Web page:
My younger son, who admires military life, can drive me around the bend when it comes to completing chores around the house. "I forgot," he will say, as if, having forgotten, the matter is somehow out of his hands and he is absolved. What the hell -- forgetting is human, right? So if anyone forgets, they are simply expressing their humanity and hence forgivable and ... well, we can forget about it.
When it comes to the military, I wonder how well "I forgot" might play in a fire fight. I forgot the ammo. I forgot the grenades. I forgot to relay some vital piece of intelligence. "I forgot" and as a result, some of my dearest friends may be lying dead at my feet. And in such a scenario, is it too much to suggest that "I just killed the people I love?"
In such extreme circumstances, I would not like to be around anyone who hung his hat on "I forgot." Such people are unreliable in a time when relying on others is crucial. Unreliable people are dangerous. They are careless about what they claim to love.
I can remember standing in a military formation once and a lieutenant cussed me up one side and down the other because I had neglected to button one pocket on my fatigue blouse. He gave me what's-for in no uncertain terms and then assigned me to some shitty detail so that, perhaps, in future I would not forget. At the time, I thought it was pretty unfair ... hell, it was just a button, right? No big deal. I just forgot. Forgetting is human ... so let's forget it.
But the lieutenant was right. If you can't be responsible in small stuff, how can you be relied on when the serious shit hits the fan? It is in the little stuff that anyone earns their spurs, their right to be trusted and welcomed into the local community.
The little stuff -- the stuff that does not include life-and-death scenarios -- is important. Every "I forgot" has a way of creating difficulty for someone else -- a someone else who may be near and dear or maybe is just an acquaintance with whom a bargain has been struck. "I forgot" ... and whatever it is that constitutes "my word" is diminished.
At my age, I have little right to climb on my high horse about those who rely on "I forgot" as a means of evading responsibility while maintaining a good impression of themselves. My capacity to forget is gaining on my capacity to remember. But what I forget has not yet overtaken my promises to others. If someone asks me to pick up a bottle of Coke, the odds favor my remembering and then doing it. But on Wednesday, I was convinced for a couple of hours that it was Thursday until my daughter corrected me. It's no big deal, on the one hand: Old farts are known for forgetting. On the other hand, sometimes I hate forgetting: Who knows what damage, willful or otherwise, might be done? I dislike doing damage. I dislike becoming untrustworthy.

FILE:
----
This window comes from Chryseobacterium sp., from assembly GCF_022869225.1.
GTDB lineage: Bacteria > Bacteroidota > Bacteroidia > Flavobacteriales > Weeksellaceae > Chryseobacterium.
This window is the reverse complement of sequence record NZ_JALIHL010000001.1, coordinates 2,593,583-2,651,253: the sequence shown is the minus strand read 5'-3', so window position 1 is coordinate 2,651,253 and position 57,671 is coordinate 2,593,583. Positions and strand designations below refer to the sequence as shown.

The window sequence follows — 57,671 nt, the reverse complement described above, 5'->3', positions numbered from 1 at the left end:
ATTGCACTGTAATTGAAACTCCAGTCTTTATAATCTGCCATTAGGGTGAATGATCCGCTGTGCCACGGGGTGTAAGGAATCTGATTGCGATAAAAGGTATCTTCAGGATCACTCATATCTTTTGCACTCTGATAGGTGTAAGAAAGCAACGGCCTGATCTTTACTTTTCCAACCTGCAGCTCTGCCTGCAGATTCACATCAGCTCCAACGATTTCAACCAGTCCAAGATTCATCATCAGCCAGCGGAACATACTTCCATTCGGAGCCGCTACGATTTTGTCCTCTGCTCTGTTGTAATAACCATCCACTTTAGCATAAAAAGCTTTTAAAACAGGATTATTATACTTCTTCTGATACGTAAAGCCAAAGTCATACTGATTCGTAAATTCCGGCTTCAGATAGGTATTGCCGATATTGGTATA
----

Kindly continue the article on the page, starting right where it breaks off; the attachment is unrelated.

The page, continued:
The realm of "I forgot" has a hundred tendrils but in general I think it's a good practice: Every time the words "I forgot" threaten to provide a haven for escape or ease ... well, forgetaboutit! Own it. Things work better that way. If you want to think well of yourself, then learn not to rely on exculpatory salves like "I forgot."
"I Forgot!", grrr i hate to have to say that. With the "I forgot!" comes the dopeslap from myself for forgetting, as well as the embarrassment of having forgotten!ReplyDelete
There's a better excuse than "I forgot":ReplyDelete
"It's my first day!"
> "I forgot" and as a result, some of my dearest friends may beReplyDelete
> lying dead at my feet.
Wow, your son's poor memory has killed people? That must be very stressful for you both. :-(
Seriously though, people with certain kinds of chronic memory issues (for example: ADHD/autism spectrum issues with good compensatory skills) often do very well in high-stress, decision critical fields with tons of responsibility; like firefighting, emergency health care, and the military. In other cases (like severe Alzheimer's), issues with memory can be completely disabling. And everything in between.
Of course I understand that what you're actually saying is that your son is using "I forgot" as an excuse. And maybe he is. Or maybe he's not. It's hard to tell from the outside, even if the outside is a member of your family.
But as an otherwise perfectly competent person with autism spectrum disorder and a near complete inability to remember certain kinds of information reliably, blame around memory issues that I really, truly cannot do that much about is one of the most hurtful social prejudices I have to deal with on an ongoing basis.
Because I'm obviously smart, and appear "normal" and competent, people have a hard time understanding that my areas of deficit are not just me making lame excuses, and over time, after multiple attempts to use good coping skills, explain nonjudgmentally, etc, eventually I just give up on people who are particularly rigid and stop making commitments with them. Very few relationships are worth having to play the role of the "irresponsible" bad person all the time.
On the positive side, one of the most helpful pieces of advice I ever read was in a book on coping with ADHD (I forget which one of course, lol). As is frequently the case, it was written for parents trying to deal with their inattentive, hyper, forgetful, annoying children, but the advice was good for everyone imo:
Remember you and your loved one (or yourself) are both on the same side. Being forgetful sucks for both the forget-er and the forget-ee. So rather than casting each other as the enemy, cast the neurological problem itself in that role and work together to find compensatory strategies.